New augmented-reality technology designed by Philips for spine surgery

New augmented-reality technology designed by Philips for spine surgery

Royal Philips, a leader in integrated image-guided therapy solutions, today announced the development of an industry-first augmented-reality surgical navigation technology that is designed to help surgeons perform image-guided open and minimally-invasive spine surgery. Philips is a pioneer in hybrid operating room (hybrid OR) solutions to facilitate both surgical and minimally-invasive endovascular procedures, with over 750 hybrid ORs installed globally. The addition of this new augmented reality technology will further widen the scope of Philips hybrid OR solutions to other fast-growing areas of image-guided surgery including spine, cranial and trauma procedures. [More]
Study reveals brain activity may be key to link between stress and heart disease

Study reveals brain activity may be key to link between stress and heart disease

Increased activity in a deep-lying region of the brain called the amygdala is associated with a higher risk of heart attack and stroke, according to a study published in The Lancet.

The amygdala is known to process emotions such as fear and anger and the finding sheds light on the possible mechanism by which stress can lead to cardiovascular disease (CVD), say the study authors. [More]
NTNU researchers testing use of new removable stent in the lungs

NTNU researchers testing use of new removable stent in the lungs

A knitted rag sock inspired this professor and MD to develop a stent that can easily be removed after it has done its job. [More]
Scientists identify Smurf1 protein that plays role in autophagy of TB bacteria

Scientists identify Smurf1 protein that plays role in autophagy of TB bacteria

UT Southwestern Medical Center researchers have identified a protein that is central to the immune system's ability to recognize and destroy the bacterium responsible for the global tuberculosis (TB) epidemic. [More]
New drug delivery system by Renishaw hopes to aid Parkinson’s treatment

New drug delivery system by Renishaw hopes to aid Parkinson’s treatment

Renishaw’s novel drug delivery system, to be used in partnership with Herantis Pharma Plc’s drug candidate CDNF for the treatment of Parkinson’s disease, is about to enter phase 1-2 clinical trials. The study will be supported by a €6 million grant from Horizon 2020, the European Union’s Framework Programme for Research and Innovation. [More]
Could pathogen infection really lead to Alzheimer’s?

Could pathogen infection really lead to Alzheimer’s?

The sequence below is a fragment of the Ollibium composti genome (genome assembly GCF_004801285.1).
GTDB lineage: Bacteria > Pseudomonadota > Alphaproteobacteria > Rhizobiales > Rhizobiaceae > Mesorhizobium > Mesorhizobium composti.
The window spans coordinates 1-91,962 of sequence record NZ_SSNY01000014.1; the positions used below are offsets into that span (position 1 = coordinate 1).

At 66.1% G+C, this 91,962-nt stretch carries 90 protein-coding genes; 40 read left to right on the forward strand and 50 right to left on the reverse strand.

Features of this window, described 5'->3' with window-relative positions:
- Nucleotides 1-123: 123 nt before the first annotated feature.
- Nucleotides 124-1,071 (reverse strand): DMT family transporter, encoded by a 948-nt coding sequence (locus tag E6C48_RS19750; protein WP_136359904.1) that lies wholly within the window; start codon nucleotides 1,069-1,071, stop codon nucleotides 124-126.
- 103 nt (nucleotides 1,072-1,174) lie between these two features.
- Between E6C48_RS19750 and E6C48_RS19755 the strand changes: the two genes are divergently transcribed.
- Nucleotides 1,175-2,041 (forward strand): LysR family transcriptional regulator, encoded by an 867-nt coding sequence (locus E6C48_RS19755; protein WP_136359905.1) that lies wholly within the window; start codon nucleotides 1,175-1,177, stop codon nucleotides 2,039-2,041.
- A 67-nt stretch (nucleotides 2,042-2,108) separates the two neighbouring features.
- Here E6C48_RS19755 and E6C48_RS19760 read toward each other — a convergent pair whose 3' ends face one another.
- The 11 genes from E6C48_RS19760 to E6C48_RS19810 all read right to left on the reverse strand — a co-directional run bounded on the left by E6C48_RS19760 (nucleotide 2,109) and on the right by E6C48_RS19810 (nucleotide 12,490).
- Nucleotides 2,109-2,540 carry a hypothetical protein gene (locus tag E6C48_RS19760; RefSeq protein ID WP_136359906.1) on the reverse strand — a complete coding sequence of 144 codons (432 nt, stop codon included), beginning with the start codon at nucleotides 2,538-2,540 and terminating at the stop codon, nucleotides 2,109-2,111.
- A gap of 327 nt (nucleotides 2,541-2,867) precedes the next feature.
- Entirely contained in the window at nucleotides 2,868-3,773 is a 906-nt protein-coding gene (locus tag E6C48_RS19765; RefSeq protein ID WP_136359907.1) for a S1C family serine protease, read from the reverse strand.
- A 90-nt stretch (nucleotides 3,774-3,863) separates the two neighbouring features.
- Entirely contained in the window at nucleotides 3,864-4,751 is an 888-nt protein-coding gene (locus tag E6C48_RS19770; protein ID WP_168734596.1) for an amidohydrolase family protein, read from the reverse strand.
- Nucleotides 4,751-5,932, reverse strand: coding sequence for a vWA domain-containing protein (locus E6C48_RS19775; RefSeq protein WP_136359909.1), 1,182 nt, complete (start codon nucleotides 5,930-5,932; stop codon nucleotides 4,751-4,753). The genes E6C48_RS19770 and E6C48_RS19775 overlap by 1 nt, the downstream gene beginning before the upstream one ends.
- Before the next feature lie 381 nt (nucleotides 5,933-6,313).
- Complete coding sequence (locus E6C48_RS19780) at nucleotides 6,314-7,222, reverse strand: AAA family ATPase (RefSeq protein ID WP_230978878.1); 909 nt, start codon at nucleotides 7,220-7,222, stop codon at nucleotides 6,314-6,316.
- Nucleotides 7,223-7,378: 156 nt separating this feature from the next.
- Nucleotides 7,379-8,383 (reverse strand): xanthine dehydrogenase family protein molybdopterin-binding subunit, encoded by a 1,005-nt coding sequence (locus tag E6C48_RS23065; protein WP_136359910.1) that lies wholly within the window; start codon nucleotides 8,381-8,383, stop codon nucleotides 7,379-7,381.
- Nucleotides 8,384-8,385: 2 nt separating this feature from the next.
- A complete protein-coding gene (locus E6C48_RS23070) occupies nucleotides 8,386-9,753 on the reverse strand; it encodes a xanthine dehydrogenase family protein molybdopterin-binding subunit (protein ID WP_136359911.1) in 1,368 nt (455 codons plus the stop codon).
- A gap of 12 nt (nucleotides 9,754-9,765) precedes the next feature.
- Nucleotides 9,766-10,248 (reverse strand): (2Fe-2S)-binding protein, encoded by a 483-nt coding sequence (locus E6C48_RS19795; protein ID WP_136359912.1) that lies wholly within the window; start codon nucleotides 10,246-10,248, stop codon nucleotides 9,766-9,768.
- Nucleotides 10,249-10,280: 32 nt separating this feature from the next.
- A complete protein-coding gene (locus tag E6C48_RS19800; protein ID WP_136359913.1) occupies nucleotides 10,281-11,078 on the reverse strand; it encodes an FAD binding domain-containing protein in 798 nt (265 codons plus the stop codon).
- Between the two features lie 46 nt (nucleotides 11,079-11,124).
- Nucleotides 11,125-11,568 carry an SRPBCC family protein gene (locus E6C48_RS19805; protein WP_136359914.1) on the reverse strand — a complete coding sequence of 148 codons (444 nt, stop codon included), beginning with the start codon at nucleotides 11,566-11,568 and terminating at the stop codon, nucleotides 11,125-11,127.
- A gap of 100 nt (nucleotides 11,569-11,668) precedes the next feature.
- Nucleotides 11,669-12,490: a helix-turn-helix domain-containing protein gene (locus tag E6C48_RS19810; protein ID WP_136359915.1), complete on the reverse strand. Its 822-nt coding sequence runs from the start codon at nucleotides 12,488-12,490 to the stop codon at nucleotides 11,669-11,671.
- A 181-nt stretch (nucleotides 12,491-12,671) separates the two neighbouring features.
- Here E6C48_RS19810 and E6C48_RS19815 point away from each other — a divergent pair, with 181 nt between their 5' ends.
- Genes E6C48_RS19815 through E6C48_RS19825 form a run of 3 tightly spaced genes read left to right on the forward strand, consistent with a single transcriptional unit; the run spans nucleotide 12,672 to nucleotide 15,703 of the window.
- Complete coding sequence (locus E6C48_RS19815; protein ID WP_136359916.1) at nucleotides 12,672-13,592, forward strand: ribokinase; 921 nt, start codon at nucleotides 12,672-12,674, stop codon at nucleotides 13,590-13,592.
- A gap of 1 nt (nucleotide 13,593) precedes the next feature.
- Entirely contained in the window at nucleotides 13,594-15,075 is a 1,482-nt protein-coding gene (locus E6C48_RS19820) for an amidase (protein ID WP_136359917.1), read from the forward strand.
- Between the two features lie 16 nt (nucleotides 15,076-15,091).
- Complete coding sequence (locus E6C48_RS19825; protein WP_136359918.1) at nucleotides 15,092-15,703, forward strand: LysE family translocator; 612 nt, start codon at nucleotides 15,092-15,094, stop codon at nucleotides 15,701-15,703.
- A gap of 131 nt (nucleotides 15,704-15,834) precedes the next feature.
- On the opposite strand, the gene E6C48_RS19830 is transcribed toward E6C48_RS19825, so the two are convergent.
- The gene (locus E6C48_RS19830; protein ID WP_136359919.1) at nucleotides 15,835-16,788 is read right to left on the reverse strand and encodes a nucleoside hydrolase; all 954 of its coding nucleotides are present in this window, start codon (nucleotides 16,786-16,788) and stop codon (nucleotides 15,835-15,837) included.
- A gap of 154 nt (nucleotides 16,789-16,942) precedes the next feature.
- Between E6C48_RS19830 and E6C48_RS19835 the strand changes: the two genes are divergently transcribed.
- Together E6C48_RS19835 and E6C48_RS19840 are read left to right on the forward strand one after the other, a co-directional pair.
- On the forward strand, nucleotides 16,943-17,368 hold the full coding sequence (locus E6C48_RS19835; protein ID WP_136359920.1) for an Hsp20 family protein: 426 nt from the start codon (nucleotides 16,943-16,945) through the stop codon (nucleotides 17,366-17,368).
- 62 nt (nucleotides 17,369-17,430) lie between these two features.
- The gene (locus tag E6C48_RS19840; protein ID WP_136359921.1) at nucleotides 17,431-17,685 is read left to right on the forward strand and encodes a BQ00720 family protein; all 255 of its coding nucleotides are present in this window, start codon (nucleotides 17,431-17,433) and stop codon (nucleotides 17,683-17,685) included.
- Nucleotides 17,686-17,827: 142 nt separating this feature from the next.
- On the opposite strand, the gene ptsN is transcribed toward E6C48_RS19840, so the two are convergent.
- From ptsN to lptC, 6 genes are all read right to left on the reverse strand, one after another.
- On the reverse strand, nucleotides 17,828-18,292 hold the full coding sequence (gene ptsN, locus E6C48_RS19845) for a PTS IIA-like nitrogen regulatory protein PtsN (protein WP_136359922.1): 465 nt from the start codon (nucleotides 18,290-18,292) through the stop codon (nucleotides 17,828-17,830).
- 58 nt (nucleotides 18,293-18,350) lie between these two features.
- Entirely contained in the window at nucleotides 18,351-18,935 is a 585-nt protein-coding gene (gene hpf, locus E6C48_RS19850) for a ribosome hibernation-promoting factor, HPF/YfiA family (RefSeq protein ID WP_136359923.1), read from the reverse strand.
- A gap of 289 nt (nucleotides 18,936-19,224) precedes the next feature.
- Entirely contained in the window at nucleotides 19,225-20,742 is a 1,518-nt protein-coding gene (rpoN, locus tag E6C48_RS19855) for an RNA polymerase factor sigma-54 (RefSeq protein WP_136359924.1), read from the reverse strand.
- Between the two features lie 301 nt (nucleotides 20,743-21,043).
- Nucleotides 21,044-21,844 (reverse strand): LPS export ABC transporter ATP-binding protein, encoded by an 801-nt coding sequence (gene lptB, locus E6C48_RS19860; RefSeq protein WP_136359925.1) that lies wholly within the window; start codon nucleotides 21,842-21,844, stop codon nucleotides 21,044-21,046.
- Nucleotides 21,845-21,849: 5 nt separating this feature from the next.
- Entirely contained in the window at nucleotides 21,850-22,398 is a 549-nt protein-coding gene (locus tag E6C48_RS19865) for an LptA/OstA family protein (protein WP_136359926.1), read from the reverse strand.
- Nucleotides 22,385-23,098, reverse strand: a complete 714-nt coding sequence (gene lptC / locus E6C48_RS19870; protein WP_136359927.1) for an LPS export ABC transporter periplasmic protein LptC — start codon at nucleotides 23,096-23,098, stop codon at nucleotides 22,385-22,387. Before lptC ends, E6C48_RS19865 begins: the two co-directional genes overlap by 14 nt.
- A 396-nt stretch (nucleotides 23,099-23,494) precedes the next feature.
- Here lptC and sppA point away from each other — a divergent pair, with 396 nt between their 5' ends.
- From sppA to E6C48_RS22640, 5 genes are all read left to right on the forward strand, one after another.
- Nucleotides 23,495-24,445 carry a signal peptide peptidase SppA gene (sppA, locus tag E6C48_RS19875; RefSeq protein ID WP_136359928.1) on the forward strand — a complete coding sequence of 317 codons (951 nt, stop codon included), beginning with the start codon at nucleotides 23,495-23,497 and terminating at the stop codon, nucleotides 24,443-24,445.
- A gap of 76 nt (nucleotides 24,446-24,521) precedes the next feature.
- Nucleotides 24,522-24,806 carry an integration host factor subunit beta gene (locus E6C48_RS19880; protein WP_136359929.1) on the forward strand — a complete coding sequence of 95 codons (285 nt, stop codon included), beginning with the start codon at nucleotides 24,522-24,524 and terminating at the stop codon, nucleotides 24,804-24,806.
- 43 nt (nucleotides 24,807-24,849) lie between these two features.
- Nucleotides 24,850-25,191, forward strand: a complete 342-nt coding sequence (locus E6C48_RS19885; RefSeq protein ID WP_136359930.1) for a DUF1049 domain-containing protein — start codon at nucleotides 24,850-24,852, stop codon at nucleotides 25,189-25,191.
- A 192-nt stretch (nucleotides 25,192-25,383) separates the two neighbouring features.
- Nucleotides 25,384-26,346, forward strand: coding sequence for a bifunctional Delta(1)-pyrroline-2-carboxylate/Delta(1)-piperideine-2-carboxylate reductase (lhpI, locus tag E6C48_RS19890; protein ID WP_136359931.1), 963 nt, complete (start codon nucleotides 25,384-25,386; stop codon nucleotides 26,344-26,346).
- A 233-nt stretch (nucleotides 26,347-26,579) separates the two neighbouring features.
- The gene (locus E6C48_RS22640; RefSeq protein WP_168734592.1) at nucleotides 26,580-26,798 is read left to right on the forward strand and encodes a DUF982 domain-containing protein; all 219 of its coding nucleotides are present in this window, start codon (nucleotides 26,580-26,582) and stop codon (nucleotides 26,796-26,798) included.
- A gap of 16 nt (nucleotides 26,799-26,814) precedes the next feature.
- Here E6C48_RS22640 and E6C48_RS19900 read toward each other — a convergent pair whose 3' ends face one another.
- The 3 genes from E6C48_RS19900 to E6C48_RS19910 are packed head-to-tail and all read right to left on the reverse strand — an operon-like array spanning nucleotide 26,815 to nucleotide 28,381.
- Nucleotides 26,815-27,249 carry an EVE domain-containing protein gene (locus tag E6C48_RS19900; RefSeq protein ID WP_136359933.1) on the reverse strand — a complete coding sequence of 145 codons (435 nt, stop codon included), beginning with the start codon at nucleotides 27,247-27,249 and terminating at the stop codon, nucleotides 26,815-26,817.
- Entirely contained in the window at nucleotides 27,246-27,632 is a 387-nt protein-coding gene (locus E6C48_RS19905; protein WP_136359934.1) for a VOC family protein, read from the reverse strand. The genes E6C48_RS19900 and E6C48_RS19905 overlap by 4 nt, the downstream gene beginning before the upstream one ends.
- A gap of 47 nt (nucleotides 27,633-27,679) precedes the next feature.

New concepts of infectious disease are evolving with the realization that pathogens are key players in the development of progressive chronic diseases that originally were not thought to be infectious. Infection is well-known to be associated with numerous neurological diseases for which... [More]
AAN issues new guideline on mapping the brain before epilepsy surgery

AAN issues new guideline on mapping the brain before epilepsy surgery

Before epilepsy surgery, doctors may consider using brain imaging to locate language and memory functions in the brain instead of the more invasive procedure that is commonly used, according to a guideline published by the American Academy of Neurology in the January 11, 2017, online issue of Neurology, the medical journal of the American Academy of Neurology. [More]
Inhibition of EZH2 protein could be new strategy to treat multiple myeloma

Inhibition of EZH2 protein could be new strategy to treat multiple myeloma

In a study published in the scientific journal Oncotarget, researchers from Uppsala University show how the protein EZH2 affects the development of multiple myeloma, and that inhibition of EZH2 could be used as a new strategy to treat the disease. [More]
Clean-burning ethanol stoves may reduce hypertension, cardiovascular risk in pregnant women, study shows

Clean-burning ethanol stoves may reduce hypertension, cardiovascular risk in pregnant women, study shows

Replacing biomass and kerosene cookstoves used throughout the developing world with clean-burning ethanol stoves may reduce hypertension and cardiovascular risk in pregnant women, according to new research published online, ahead of print in the American Thoracic Society’s American Journal of Respiratory and Critical Care Medicine. [More]